- Remember Portion Control. You are more likely to eat food that ends up on your plate. Choosing a smaller plate will prevent you from filling your plate with more items than you really need,
- Be more social. The main reason for you being there is to connect with family and friends. Spend time and enjoy the company of others there. The more you talk and engage, the less time you will spend eating.
- Remember the 50/25/25 Rule. Try to fill half your plate with vegetables, a quarter with lean protein, and a quarter with starch.
- Fill up on vegetables and fruits. A fruit, while you’re engaging family and friends, is a great way to cut your appetite for bigger plates later. Not only do these foods have plenty of vitamins and minerals, but they also contain fiber, which helps keep you full longer and may leave less room for other high-calorie foods. And they’re a great way to be sociable and still snack J
- Watch liquid calories. It’s not a holiday event without traditional drinks and cocktails. Alcohol increases your appetite and diminishes your ability to control what you eat. Also, be aware that holiday drinks often contain a large number of calories. One cup of eggnog can set you back around 360 calories, while hot chocolate can contain around 200 calories. Alcoholic mixed drinks and punches can easily contain over 200 calories as well. Try a glass of sparkling water with a splash of your favorite juice or wine.
- Be selective with food choices. If you are at a buffet, Look Before You Eat!. Choose small servings of the foods you want, but try not to return for seconds. A good rule of thumb is It takes about 20 minutes for your stomach to send the signal to the brain you are full, so wait about 20 minutes before you return for seconds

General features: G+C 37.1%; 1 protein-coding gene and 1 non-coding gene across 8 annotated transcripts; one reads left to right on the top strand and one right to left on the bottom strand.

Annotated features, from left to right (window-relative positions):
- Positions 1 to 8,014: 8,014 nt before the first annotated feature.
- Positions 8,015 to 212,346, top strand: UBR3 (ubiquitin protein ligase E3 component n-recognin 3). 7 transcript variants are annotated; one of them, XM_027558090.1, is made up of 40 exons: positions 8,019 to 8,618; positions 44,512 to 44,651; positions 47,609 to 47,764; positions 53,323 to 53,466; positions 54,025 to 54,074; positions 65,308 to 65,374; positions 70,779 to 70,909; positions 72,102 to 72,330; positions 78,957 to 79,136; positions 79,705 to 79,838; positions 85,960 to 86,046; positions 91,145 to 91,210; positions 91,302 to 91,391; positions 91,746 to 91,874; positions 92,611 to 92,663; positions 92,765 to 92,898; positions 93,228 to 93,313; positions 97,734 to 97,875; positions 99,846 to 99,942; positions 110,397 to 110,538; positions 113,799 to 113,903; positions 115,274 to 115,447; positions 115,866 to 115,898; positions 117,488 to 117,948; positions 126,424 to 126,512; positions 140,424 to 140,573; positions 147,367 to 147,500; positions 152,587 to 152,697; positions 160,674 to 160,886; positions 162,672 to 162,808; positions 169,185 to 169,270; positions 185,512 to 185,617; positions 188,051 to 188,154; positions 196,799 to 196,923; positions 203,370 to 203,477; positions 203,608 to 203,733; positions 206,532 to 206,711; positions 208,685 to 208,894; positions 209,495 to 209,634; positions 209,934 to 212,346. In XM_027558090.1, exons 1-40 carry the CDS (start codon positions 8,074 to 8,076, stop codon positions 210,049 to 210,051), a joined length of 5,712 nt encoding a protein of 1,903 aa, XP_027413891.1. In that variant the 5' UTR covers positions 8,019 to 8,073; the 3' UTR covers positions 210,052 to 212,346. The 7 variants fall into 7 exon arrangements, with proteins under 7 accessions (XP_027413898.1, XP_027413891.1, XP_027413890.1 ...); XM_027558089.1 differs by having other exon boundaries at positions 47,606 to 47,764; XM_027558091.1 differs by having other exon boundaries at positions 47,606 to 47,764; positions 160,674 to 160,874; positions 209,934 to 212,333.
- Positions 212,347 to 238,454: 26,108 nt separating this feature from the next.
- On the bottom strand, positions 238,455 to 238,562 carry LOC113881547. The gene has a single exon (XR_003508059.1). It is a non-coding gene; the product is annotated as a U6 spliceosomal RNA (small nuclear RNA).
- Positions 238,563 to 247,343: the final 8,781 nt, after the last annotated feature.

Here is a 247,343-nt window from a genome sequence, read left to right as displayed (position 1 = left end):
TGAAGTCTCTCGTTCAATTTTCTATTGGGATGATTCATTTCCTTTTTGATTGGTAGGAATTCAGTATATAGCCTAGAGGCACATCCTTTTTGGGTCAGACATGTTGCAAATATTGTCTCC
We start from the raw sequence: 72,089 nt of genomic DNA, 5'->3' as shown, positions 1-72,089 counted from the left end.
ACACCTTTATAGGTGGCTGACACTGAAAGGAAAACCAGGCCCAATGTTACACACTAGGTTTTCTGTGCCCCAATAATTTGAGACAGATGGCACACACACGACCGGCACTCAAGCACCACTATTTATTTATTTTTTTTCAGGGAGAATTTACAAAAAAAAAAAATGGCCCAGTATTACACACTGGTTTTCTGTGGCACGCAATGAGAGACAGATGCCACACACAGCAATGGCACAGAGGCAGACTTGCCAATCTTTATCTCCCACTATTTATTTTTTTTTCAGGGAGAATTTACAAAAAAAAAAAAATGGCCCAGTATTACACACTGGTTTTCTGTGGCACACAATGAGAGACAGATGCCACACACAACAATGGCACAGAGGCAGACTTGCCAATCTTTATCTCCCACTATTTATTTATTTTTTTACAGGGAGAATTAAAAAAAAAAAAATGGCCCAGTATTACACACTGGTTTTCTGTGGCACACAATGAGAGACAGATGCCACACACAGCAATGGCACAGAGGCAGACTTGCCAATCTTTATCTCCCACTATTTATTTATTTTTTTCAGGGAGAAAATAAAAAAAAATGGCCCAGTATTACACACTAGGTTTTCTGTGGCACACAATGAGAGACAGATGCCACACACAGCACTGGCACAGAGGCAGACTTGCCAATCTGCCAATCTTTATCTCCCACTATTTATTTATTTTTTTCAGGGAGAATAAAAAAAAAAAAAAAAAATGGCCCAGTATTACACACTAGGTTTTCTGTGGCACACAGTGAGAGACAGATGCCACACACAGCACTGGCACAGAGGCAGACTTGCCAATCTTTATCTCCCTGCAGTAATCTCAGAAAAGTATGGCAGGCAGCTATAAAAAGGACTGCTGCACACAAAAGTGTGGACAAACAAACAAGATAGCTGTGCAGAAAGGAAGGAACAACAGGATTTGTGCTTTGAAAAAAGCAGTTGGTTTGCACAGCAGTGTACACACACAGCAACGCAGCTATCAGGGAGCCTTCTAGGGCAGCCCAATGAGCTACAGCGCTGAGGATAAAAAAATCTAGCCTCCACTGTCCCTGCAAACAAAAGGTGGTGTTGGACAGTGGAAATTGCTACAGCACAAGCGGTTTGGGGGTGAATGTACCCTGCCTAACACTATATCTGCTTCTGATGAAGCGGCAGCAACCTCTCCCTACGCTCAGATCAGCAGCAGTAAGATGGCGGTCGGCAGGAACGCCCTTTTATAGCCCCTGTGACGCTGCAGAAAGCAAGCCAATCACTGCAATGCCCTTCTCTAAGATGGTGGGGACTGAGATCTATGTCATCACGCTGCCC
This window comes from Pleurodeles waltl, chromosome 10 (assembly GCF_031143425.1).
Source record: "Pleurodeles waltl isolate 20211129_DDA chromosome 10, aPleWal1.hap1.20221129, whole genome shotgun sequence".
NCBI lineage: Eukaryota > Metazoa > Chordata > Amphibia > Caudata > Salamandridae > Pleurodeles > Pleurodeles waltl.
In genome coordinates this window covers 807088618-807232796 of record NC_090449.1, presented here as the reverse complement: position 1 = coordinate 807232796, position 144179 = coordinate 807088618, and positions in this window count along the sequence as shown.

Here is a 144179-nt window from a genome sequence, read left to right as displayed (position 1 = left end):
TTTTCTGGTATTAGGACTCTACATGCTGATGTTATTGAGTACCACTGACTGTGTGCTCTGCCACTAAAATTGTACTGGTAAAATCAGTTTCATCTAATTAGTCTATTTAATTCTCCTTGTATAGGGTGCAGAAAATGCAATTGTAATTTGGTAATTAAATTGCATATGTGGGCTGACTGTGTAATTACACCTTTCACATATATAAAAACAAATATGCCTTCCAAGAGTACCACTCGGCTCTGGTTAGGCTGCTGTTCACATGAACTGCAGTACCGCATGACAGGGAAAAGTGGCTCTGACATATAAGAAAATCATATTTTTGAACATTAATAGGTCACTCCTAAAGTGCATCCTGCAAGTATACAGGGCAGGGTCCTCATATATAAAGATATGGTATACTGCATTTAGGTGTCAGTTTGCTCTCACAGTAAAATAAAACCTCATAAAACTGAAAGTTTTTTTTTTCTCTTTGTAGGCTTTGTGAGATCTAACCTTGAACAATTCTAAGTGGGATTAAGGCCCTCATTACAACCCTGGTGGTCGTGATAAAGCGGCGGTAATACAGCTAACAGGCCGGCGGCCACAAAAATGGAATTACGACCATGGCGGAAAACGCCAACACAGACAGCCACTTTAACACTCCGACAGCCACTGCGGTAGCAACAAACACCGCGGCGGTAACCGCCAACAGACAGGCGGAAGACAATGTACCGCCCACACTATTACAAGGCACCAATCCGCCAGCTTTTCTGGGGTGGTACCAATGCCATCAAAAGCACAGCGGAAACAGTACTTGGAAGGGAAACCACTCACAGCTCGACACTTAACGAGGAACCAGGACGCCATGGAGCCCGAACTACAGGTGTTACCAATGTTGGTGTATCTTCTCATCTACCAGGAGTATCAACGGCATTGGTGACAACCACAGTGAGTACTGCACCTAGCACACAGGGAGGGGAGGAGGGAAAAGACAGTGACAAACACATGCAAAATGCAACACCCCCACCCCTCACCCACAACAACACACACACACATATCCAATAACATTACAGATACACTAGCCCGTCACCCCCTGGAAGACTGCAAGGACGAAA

- Be active. Turn on some music and dance! Dancing is a great way to work off some holiday calories. If you are at a family gathering, don’t be afraid to hit the dance floor. If you’re not a great dancer, your family will understand and join in with you, or suggest a walk before the feast or even between dinner and dessert. It doesn’t have to mean taking our sneakers or walking shoes and going for a marathon walk however, making a plan to fit in some activity is always beneficial. Also, check some other great tips from our Thanksgiving article that will help enormously.
We are now in the middle of the Christmas season, another time for family and friends. Another time for sharing and spending time with family, exchanging gifts, and showing how much our loved ones mean to us while we share more great food.
I hope Christmas goes better than Thanksgiving, but with the CDC advising not to spend time in family gatherings, it may not.
I will, again, focus on eating healthy and try making “go on a diet” one of my New Year’s resolutions. I will deal with the depression of the season, marred by Covid, like many others. As I sit by myself to have dinner again, I will think of all the others who are in a similar situation. I will, however, remind myself to be stronger than my excuses and focus on eating healthy and trying to do better than I did during Thanksgiving. I can’t wait to say goodbye to 2020.